Never miss a deadline again

Thursday 31 October 2019
Become a timekeeping master with these techniques…
a person placing a post-it note on a diary

If you struggle to stick to schedules, timelines, and deadlines – you’ve come to the right place. It’s a skill that is important in the world of work, when your tasks will impact your colleagues’ workload. We spoke to Hadeel Sadoon CMgr MCMI MCIAT about how her professional experiences have helped her perfect her time-management skills.

Hadeel Sadoon’s life and career revolves around deadlines. Since the very start of her career as an assistant architect, she has been driven by goals and targets. Her work as a building information modelling (BIM) manager at Coventry University involves constant deadlines as she and her team implement BIM into university estates projects.

Through Sadoon’s uniquely deadline-heavy line of work, her learnings around meeting and managing deadlines are long-reaching. She is also familiar with the common mistakes that junior team members often make: “They are often unrealistic about their goals and try to meet their deadlines in an unrealistic time frame.”

These are some of her simple techniques that you can use to master your deadlines.

Make a systematic list

Don’t just make any old list; break down your big deadlines into lists of tasks, then order those tasks into priority lists. Once you’ve done that, split them between tasks you can achieve in the shorter term, and which will take time. Then you have a map for what is most important for meeting the deadline, and when you can get them done, rather ticking off the easiest things to feel productive.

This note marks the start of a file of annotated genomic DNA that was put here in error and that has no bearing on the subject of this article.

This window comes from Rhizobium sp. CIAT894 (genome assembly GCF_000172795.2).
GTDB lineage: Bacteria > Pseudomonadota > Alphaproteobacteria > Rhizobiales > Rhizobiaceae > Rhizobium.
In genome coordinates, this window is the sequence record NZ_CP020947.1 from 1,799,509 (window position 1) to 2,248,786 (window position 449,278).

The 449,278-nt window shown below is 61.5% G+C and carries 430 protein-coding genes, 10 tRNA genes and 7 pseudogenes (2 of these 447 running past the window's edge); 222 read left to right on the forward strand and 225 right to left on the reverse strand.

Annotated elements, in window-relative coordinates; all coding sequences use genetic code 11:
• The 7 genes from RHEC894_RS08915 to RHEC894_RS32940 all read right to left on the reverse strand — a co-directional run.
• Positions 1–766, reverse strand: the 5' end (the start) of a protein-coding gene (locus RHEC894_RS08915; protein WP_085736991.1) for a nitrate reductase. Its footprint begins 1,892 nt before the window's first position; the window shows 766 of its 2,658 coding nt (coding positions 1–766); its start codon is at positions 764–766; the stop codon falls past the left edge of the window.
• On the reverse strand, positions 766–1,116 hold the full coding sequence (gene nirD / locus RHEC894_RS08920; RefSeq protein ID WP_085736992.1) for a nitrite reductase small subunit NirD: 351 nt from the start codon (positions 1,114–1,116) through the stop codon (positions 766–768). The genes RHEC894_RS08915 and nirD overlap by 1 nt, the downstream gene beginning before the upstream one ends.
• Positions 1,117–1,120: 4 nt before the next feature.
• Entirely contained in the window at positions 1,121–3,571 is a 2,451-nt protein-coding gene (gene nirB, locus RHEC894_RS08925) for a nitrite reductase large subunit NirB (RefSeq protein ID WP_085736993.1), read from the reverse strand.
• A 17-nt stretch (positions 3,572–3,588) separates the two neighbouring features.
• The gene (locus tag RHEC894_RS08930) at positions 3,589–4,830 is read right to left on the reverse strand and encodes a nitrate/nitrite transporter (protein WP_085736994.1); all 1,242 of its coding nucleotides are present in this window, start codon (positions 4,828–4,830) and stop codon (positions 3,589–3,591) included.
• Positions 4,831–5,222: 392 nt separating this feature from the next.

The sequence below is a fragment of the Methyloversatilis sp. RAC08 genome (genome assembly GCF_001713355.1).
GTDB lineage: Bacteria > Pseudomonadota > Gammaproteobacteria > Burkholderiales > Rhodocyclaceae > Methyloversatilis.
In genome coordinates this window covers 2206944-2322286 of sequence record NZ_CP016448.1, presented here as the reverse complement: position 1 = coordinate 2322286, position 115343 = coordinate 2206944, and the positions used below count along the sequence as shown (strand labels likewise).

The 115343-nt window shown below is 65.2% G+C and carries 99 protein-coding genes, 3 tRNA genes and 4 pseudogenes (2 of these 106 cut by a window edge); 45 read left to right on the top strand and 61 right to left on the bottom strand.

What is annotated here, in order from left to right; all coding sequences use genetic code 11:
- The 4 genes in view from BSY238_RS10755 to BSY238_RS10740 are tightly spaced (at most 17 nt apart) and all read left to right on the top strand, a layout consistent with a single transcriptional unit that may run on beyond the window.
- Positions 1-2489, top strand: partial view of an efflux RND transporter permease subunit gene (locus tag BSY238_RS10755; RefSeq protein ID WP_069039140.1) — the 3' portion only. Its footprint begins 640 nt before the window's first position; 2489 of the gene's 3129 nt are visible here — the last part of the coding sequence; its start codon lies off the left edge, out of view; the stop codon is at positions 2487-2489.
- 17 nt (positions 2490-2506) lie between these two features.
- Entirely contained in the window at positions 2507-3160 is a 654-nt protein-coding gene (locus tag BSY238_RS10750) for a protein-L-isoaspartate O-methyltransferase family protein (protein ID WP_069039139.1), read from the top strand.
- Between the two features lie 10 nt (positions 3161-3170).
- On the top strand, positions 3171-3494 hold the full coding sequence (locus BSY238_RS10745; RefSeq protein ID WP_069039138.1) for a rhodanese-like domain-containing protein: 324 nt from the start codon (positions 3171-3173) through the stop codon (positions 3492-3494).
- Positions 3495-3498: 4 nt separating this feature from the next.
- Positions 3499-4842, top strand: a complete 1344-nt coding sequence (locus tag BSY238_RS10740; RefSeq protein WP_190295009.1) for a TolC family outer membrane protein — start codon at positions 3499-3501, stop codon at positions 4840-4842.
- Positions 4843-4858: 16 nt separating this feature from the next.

Sadoon and her team uses this system. “When we started the implementation journey, I first identified the quick wins: what I could do in a short period of time that would have the most impact and provide the most benefit. Then I moved onto the larger tasks.”

Set mini deadlines

Now you’ve got a focused list of what you need to achieve and when, set deadlines for each of those tasks. Make sure they’re realistic – don’t try to force everything into a week. Map out a timeline for your project and make a note of key milestones/mini-deadlines in your calendar.

Shift your deadlines forward

By setting yourself a deadline a day or so before your actual deadline, you can mitigate for any unforeseen issues that may delay your work. If you work ahead from the start, you have a buffer that prevents you from missing your real deadline.

Compare progress with colleagues

If your colleagues are aware of what you’re working on, they can help you keep on top of them, particularly when you’re still learning the ropes. More often than not, they’ll share advice on how to get through tasks you find difficult or are new to. Sadoon’s team share information on a regular basis: “We do monthly check-ins on where we’re at with our goals and deadlines. We also do an annual review of our professional and personal objectives to understand where we’re at, what we’ve been able to achieve, what else we can do to manage our projects and workload more efficiently.

“Don’t get stuck on something and sit trying to solve it by yourself every day; seek help and advice from your manager and your team so that they can offer support as you learn new skills and ways of working.”

Are you looking for ways to help you as you enter the world of work? Read up on the soft skills that managers are looking for in graduate recruits.

Image: STIL Unsplash